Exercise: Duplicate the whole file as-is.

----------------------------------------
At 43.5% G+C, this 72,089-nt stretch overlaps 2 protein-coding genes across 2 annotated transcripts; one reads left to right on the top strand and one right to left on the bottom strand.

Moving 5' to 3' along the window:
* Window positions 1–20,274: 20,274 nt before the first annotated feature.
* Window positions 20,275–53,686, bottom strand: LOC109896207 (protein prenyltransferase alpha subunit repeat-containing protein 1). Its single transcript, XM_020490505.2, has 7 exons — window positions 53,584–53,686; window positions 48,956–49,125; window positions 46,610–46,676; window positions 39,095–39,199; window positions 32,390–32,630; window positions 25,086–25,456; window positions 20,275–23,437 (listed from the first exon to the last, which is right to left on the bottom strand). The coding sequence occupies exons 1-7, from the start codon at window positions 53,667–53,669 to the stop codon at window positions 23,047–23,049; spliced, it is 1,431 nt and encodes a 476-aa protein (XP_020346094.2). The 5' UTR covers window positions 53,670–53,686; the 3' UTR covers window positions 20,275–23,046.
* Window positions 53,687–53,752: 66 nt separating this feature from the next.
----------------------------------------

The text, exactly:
At 43.5% G+C, this 72,089-nt stretch overlaps 2 protein-coding genes across 2 annotated transcripts; one reads left to right on the top strand and one right to left on the bottom strand.

Moving 5' to 3' along the window:
* Window positions 1–20,274: 20,274 nt before the first annotated feature.
* Window positions 20,275–53,686, bottom strand: LOC109896207 (protein prenyltransferase alpha subunit repeat-containing protein 1). Its single transcript, XM_020490505.2, has 7 exons — window positions 53,584–53,686; window positions 48,956–49,125; window positions 46,610–46,676; window positions 39,095–39,199; window positions 32,390–32,630; window positions 25,086–25,456; window positions 20,275–23,437 (listed from the first exon to the last, which is right to left on the bottom strand). The coding sequence occupies exons 1-7, from the start codon at window positions 53,667–53,669 to the stop codon at window positions 23,047–23,049; spliced, it is 1,431 nt and encodes a 476-aa protein (XP_020346094.2). The 5' UTR covers window positions 53,670–53,686; the 3' UTR covers window positions 20,275–23,046.
* Window positions 53,687–53,752: 66 nt separating this feature from the next.